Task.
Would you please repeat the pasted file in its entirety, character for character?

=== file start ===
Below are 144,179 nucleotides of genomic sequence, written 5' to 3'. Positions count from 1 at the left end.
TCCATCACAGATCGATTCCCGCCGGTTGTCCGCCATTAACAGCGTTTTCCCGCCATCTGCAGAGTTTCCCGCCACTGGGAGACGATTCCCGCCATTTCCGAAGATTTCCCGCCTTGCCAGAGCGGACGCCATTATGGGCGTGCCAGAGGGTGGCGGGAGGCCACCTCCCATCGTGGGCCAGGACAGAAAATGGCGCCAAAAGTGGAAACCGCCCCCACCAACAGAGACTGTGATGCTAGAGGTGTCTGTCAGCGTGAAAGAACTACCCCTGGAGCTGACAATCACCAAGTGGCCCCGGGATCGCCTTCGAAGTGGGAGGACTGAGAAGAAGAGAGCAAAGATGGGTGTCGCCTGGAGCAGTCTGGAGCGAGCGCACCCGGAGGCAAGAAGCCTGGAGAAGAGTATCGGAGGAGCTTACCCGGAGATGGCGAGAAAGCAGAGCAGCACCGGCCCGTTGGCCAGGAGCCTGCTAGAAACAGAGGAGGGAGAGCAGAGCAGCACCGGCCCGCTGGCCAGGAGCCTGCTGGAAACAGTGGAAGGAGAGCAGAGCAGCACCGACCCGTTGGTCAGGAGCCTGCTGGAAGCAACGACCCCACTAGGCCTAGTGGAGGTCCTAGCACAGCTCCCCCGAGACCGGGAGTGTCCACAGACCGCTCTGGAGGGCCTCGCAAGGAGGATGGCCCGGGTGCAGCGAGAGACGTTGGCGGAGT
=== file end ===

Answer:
Below are 144,179 nucleotides of genomic sequence, written 5' to 3'. Positions count from 1 at the left end.
TCCATCACAGATCGATTCCCGCCGGTTGTCCGCCATTAACAGCGTTTTCCCGCCATCTGCAGAGTTTCCCGCCACTGGGAGACGATTCCCGCCATTTCCGAAGATTTCCCGCCTTGCCAGAGCGGACGCCATTATGGGCGTGCCAGAGGGTGGCGGGAGGCCACCTCCCATCGTGGGCCAGGACAGAAAATGGCGCCAAAAGTGGAAACCGCCCCCACCAACAGAGACTGTGATGCTAGAGGTGTCTGTCAGCGTGAAAGAACTACCCCTGGAGCTGACAATCACCAAGTGGCCCCGGGATCGCCTTCGAAGTGGGAGGACTGAGAAGAAGAGAGCAAAGATGGGTGTCGCCTGGAGCAGTCTGGAGCGAGCGCACCCGGAGGCAAGAAGCCTGGAGAAGAGTATCGGAGGAGCTTACCCGGAGATGGCGAGAAAGCAGAGCAGCACCGGCCCGTTGGCCAGGAGCCTGCTAGAAACAGAGGAGGGAGAGCAGAGCAGCACCGGCCCGCTGGCCAGGAGCCTGCTGGAAACAGTGGAAGGAGAGCAGAGCAGCACCGACCCGTTGGTCAGGAGCCTGCTGGAAGCAACGACCCCACTAGGCCTAGTGGAGGTCCTAGCACAGCTCCCCCGAGACCGGGAGTGTCCACAGACCGCTCTGGAGGGCCTCGCAAGGAGGATGGCCCGGGTGCAGCGAGAGACGTTGGCGGAGT